AAA East Central urges teens & parents to plan for a safe prom season
It's that time of the year, again! The time for tuxedos, dresses, boutonnieres, and awkward slow-dancing, as high schools around the area gear up for prom night! Prom can be a very special time for teens, but not one without the temptation of underage drinking. AAA East Central is urging parents and teens to remember that alcohol can turn that "night to remember" into a dangerous night that prom attendees will wish had never happened.
"This is the time of the year we hear tragic stories of teens getting into accidents as the result of drinking and driving," said Terri Rae Anthony, AAA East Central Safety Advisor. "Statistics from the National Highway Traffic Safety Administration (NHTSA) show a frightening amount of teen crashes involve alcohol."
In fact, NHTSA reports that in 2015, almost 1,900 young drivers died in motor vehicle crashes in America. 26 percent of those young drivers had blood alcohol concentrations of .01 g/dL or higher; 80 percent of those drivers had blood alcohol concentrations of .08 g/dL or higher, which is the legal limit for driving under the influence or driving while impaired.
To avoid these devastating and life-changing accidents, AAA East Central offers the following tips for teenagers:
Be prepared to appropriately handle peer pressure to drink alcohol by saying "No."
Remember that safe, responsible drivers do not combine drinking and driving- ever.
Make a plan before you go out for the evening: stick to that plan, and keep your parents up-to-speed on where you are.
In an effort to help keep teenagers safe, AAA East Central offers the following tips for parents:
Be open to having honest conversations with your teen about drinking. Also make sure to encourage questions from your teen, and pay attention to their answers for any early warning signs of underage drinking.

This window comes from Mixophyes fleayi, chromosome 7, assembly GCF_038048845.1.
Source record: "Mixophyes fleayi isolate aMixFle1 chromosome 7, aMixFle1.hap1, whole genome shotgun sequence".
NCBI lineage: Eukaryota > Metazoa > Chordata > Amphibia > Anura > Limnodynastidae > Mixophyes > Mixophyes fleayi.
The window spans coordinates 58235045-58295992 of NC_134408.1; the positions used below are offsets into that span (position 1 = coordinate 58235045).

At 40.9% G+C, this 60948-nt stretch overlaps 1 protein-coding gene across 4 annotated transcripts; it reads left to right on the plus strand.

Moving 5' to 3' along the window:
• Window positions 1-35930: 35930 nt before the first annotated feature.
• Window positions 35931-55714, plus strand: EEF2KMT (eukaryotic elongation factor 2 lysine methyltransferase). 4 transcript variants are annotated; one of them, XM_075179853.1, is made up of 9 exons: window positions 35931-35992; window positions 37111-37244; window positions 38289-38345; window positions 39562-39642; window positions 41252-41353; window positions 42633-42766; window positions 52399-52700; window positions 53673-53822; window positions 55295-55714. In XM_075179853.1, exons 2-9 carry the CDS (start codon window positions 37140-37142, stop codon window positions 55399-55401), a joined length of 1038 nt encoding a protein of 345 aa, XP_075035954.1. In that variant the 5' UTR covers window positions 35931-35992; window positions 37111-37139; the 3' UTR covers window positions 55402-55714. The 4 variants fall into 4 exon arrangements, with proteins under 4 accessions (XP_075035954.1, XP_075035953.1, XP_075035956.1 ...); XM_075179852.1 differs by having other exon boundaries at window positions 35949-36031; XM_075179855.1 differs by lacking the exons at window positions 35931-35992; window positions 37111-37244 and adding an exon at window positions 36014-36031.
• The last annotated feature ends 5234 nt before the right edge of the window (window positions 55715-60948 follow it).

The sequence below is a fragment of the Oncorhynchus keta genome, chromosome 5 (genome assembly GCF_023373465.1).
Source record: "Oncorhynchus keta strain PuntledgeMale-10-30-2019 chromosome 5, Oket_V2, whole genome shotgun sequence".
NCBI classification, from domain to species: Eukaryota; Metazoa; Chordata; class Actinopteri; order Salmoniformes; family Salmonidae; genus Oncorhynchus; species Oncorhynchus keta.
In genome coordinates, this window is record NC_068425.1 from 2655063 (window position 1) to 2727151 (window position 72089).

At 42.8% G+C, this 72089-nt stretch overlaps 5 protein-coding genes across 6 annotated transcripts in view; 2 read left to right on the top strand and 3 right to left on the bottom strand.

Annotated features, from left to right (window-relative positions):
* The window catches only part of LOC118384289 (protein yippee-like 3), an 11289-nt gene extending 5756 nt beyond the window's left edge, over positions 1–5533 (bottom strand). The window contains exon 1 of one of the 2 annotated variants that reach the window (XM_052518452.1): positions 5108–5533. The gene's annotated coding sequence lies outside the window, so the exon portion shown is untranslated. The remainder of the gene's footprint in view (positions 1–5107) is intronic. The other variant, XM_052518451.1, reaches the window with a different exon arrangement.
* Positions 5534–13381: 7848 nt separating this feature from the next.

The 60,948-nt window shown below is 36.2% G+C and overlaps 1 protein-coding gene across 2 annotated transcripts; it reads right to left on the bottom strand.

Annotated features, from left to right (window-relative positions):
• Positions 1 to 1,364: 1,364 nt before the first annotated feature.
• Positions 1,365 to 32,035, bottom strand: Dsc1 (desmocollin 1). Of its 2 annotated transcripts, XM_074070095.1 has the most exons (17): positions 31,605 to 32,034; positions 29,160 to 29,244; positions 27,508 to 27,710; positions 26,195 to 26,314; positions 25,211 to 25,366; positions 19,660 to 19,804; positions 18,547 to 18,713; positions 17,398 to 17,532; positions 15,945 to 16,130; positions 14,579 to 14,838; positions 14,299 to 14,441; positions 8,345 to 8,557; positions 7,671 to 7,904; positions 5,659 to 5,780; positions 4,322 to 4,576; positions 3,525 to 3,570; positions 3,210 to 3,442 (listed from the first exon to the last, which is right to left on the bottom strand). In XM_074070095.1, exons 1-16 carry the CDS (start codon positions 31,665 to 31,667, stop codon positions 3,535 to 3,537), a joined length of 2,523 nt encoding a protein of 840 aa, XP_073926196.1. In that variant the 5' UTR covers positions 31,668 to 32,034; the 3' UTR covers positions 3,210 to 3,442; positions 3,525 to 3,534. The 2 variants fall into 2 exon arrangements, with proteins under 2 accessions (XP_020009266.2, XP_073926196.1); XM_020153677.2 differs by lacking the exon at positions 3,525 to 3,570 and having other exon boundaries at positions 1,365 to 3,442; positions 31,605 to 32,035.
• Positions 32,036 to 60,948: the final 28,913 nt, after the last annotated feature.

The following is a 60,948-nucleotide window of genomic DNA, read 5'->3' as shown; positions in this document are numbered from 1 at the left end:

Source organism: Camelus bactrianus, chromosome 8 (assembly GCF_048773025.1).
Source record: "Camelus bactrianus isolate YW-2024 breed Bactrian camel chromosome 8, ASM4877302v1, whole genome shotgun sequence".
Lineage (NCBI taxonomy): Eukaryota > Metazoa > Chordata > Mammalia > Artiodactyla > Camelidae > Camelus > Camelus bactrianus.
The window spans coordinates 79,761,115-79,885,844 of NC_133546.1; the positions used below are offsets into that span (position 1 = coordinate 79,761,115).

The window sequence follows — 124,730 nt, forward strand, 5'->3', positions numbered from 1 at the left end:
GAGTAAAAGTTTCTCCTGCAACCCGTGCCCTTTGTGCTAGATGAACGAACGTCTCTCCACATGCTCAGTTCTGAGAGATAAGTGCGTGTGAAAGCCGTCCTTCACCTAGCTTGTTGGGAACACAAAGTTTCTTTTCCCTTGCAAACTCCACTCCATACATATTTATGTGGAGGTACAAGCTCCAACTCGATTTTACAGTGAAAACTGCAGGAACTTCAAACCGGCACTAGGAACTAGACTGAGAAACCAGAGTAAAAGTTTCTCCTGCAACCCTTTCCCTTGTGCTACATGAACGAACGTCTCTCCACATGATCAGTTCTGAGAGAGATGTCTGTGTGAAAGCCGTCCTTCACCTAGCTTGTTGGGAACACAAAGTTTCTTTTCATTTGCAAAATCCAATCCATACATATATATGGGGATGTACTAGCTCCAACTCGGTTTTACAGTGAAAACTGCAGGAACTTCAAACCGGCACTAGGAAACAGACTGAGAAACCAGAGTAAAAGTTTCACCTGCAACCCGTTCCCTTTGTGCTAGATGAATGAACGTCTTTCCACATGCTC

Approach the conversation with an understanding attitude and encourage questions. Avoiding preaching to your teen can help make sure your message isn't tuned out.
Be clear in setting family ground-rules against drinking, and driving under the influence of alcohol. Also, establish consequences to crossing those boundaries.
Make sure you know where your teen is going and what their plan is after prom. And even though it may seem more desirable to have your child drink in your own home, don't facilitate teen drinking. This practice is both risky and illegal.
Offer to drive your teenager and their friends, or offer to facilitate a ride.
The dangers of prom night extend beyond underage drinking and driving under the influence. Teens are advised to stay off of the road if they are drowsy after a long night of dancing; sleepiness slows your reaction time, decreases awareness, and impairs your judgment, just like drugs or alcohol. Parents and teens should also avoid any form of distracted driving, which can be equally as deadly- even in a matter of seconds. Teenagers should limit the number of people traveling in their car, and put their phones down until they reach their destination. Parents can help teens avoid distracted driving by setting a good example and avoiding the practice themselves.